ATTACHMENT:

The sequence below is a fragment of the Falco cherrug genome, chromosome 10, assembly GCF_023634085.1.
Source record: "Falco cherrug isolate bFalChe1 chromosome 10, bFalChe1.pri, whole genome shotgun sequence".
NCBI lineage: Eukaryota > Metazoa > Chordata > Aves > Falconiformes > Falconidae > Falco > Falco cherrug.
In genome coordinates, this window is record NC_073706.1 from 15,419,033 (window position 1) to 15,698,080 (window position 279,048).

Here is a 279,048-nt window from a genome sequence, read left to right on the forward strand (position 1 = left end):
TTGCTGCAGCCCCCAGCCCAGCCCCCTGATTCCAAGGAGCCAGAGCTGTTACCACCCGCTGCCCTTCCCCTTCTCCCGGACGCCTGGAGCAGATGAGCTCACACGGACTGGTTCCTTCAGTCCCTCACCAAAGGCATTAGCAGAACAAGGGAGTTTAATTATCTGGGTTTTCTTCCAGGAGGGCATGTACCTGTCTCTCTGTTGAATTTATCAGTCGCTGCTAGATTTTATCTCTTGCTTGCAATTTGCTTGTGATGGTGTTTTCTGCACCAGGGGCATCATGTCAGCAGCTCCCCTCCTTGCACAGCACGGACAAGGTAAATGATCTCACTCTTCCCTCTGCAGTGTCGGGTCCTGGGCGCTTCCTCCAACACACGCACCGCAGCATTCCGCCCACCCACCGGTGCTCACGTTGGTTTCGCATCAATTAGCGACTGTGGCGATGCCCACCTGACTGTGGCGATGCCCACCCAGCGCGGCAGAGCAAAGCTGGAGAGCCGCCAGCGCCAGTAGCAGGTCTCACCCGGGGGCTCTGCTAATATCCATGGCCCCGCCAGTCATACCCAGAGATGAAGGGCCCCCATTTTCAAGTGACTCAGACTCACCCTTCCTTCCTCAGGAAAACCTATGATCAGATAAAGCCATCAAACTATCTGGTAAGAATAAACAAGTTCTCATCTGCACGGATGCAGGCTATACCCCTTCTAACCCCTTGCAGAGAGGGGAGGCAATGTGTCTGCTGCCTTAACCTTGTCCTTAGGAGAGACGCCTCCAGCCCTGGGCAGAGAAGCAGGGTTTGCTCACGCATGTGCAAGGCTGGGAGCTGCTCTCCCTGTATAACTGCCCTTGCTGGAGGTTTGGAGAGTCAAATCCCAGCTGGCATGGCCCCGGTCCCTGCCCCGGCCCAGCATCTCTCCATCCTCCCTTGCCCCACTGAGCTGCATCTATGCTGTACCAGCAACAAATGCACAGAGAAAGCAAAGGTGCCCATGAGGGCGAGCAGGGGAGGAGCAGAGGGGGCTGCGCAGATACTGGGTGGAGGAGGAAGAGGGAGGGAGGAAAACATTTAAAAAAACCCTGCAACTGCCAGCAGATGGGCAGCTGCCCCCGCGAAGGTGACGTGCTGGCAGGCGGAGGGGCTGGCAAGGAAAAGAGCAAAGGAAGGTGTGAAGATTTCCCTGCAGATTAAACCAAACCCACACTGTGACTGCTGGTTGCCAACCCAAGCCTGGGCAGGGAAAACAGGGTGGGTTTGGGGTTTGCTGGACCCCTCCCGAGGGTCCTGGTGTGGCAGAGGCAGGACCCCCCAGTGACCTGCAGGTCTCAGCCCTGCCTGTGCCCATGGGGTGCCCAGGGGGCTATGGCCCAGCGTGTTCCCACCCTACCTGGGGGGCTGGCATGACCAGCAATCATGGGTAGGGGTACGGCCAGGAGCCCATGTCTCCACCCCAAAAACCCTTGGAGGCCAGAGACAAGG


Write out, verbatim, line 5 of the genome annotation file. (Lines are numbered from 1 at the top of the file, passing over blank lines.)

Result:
Here is a 279,048-nt window from a genome sequence, read left to right on the forward strand (position 1 = left end):